In fact, regarding Ping dormancy, I'm actually having the opposite problem of what you suggest: too many species are still in dormancy in late May!! I was thinking about this while looking at all the beautiful Pings in flower at California Carnivores the other day. I don't know why this is happening. Any ideas?

As for some plants being "too big", this sounds like a good thing to me. :) Unless they're etiolated of course. The only one that is currently "too big" in my opinion is P. 'A.Lau #13' - which seems to have true hybrid vigor. I even gave some away recently, to open up space for new species.

In my opinion the biggest issue I've had with the CP wall is the accumulation of salts near the top, which killed a few adult plants as well as numerous leaf cuttings. Soaking from the top seems to have helped, but I think I will need to address this further in the future.

You asked which species I have lost. Well as I mentioned above, thanks to salt accumulation I know I lost a few individual plants at the top, but I had extras near the bottom where they are still alive. I also lost tons of leaf cuttings which simply didn't "catch" for one mysterious reason or another throughout my wall (salt was to blame near the top for sure).

But the only species/ hybrid PLANTS (not leaf cuttings) I am absolutey sure I lost on my wall were a Drosera nidiformis and a D.madagascariensis. Both of these were planted near the top of the wall during the worst of the salt problem. I may also have lost either U.endresii or U.asplundii, maybe the former (I can see lots of long leaves, but I can't tell which species they belong to). I am actually astounded that even U.quelchii is still alive on the wall!

Therefore, overall my assessment is: so far so good! :) Like any CP collection, I'll just have to keep making small tweaks to the system in hopes that I can put as many different CPs as possible -- while keeping them healthy. Think of it as a long-term science experiment. :)

Best wishes and thanks for your input!

Fernando Rivadavia

Edited by Fernando Rivadavia
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  • 2 weeks later...

Hello everyone,

A short update, mostly a question. When I first set up the wall last year, P.moctezumae seemed t have started off well. It even flowered a few times, see below:



But for several months my P.moctezumae have not fared very well. One of the two original plants died, and the remaining one has very narrow leaves, as do the small plants that struck from leaf cuttings, see below:


Any ideas why P.moctezumae is not doing so well? It is growing near the bottom of the wall, where I thought it would like the extra humidity. I've tried putting leaf cuttings higher up, but these died.

My D.schizandra is still looking nice but is worrying me a little bit. It has stopped pumping out new leaves and the existing leaves have lost their dew. I'm wondering if the warmer weather is making it too hot up on the wall, especially around sunset when the wall gets a little bit of direct sunlight at this time of year.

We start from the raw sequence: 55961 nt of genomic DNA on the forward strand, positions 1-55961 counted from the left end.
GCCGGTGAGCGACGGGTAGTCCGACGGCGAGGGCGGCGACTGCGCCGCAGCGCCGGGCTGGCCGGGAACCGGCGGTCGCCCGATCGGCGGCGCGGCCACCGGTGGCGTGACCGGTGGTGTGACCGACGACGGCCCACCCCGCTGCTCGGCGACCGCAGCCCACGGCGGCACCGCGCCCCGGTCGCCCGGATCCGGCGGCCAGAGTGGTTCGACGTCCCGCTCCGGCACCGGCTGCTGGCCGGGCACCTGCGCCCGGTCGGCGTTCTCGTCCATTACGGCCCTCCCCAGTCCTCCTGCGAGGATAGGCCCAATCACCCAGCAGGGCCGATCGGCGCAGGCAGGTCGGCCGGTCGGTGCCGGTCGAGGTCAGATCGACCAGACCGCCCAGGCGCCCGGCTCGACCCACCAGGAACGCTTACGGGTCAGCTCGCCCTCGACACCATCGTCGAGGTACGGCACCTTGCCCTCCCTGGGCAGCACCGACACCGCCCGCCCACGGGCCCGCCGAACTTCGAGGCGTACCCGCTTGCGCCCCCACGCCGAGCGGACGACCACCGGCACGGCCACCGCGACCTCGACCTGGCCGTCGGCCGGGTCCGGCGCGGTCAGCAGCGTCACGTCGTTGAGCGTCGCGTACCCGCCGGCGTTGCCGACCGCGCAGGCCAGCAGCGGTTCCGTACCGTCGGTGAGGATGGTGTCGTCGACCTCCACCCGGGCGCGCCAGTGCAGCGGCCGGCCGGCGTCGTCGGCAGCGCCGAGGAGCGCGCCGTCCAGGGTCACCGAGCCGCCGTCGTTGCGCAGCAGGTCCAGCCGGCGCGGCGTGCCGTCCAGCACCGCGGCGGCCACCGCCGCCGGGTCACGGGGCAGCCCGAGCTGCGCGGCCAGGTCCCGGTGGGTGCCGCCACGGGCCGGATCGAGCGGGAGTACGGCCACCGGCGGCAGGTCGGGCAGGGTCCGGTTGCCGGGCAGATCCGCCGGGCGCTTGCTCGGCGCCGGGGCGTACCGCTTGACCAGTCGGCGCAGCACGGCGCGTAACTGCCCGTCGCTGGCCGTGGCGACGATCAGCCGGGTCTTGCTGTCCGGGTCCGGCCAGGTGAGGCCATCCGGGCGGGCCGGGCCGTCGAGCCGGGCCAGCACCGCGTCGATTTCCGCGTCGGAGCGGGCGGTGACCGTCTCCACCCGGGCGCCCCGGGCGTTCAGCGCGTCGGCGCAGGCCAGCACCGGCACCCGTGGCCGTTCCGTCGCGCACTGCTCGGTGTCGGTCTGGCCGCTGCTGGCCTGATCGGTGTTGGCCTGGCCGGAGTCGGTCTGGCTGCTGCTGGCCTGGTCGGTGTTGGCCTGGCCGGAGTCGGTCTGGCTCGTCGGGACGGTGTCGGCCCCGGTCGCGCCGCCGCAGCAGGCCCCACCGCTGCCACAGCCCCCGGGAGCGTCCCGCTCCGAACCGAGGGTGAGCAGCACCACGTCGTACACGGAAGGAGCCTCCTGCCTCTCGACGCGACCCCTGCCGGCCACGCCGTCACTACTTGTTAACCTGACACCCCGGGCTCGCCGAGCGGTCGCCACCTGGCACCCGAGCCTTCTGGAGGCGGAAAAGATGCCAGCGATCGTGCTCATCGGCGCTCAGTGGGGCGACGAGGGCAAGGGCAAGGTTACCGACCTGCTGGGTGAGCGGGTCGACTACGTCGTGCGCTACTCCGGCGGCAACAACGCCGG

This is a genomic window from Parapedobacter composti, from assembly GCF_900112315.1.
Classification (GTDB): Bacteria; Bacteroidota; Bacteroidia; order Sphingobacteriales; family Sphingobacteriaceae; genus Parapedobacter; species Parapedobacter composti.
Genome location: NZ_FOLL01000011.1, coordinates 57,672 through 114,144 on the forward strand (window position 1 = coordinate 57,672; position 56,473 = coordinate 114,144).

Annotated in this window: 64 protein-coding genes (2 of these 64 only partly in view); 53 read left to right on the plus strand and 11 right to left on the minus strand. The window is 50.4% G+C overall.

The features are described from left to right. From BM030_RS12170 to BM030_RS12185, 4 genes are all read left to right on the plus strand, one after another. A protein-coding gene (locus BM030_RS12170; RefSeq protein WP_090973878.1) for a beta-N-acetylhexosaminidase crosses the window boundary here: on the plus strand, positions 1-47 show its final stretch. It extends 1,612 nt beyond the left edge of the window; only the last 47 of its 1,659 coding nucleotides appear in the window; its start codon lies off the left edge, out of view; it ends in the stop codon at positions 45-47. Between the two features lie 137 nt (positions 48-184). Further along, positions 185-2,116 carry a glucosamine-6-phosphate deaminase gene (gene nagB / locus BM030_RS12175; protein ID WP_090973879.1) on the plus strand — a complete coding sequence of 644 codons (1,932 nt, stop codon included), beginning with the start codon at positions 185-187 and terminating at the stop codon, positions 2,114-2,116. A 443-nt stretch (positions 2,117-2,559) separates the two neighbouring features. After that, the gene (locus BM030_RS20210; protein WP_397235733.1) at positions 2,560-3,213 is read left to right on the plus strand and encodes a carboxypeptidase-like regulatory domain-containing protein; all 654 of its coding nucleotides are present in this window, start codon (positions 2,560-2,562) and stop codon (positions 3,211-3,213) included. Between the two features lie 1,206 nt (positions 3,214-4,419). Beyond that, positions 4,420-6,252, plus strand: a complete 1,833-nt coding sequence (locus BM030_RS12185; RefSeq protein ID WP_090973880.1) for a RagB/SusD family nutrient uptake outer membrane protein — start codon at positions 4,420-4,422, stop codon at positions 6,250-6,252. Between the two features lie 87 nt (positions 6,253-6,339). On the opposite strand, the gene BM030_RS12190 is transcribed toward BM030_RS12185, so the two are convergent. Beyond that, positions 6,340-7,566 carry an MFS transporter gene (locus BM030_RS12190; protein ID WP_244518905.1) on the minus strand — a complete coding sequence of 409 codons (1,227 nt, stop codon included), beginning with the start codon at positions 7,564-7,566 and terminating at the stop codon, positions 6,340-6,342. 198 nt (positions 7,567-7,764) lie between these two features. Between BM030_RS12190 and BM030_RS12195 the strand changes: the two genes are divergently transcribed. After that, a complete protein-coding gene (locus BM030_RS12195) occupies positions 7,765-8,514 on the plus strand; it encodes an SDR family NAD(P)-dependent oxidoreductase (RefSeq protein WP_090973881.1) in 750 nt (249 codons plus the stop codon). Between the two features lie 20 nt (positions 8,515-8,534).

On the good side, my Cephalotus now has three mature pitchers:


I've also got several Pings in flower, including the AL #13 hybrid, P.rectifolia, another flower of the mystery cross between emarginata and maybe agnata/ pilosa/ ibarrae, and a different plant of emarginata X cyclosecta (?).

Last of all, D.paradoxa, other Drosera, VFTs, the Nep hybrid, and the Utrics are all doing well. Not sure if U.reniformis has been established successfully or not, there are no leaves yet.

Best wishes,

Fernando Rivadavia

Edited by Fernando Rivadavia
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Hello Fernando,

Your Pinguicula moctezumae is simply lacking of light. At home, it is by far the species that most requires sunlight. Your plants are etiolated. Combined with high humidity, they try to survive but tend to rot.

Edited by kisscool_38
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There is enough light for most species you grow, so don't add more LEDs, that would be for nothing. But this species really needs much more light than all the others. Maybe you should grow it on a rock (there are great example in this forum) or in a batch with cat litter on a south-facing windowsill.

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I think your schizandra is probably absorbing too much dissolved solids. Not much you can do about it in those conditions...

Edited by Dave Evans
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Hmmm, I've been soaking the top of the wall to try and dissolve the salts that accumulated there, then removing the water from the gutter. One of the worst hit spots was right above the D.schizandra, so you could be right.

I will keep soaking and removing water, hoping that eventually it will come down to "acceptable" levels by most plants.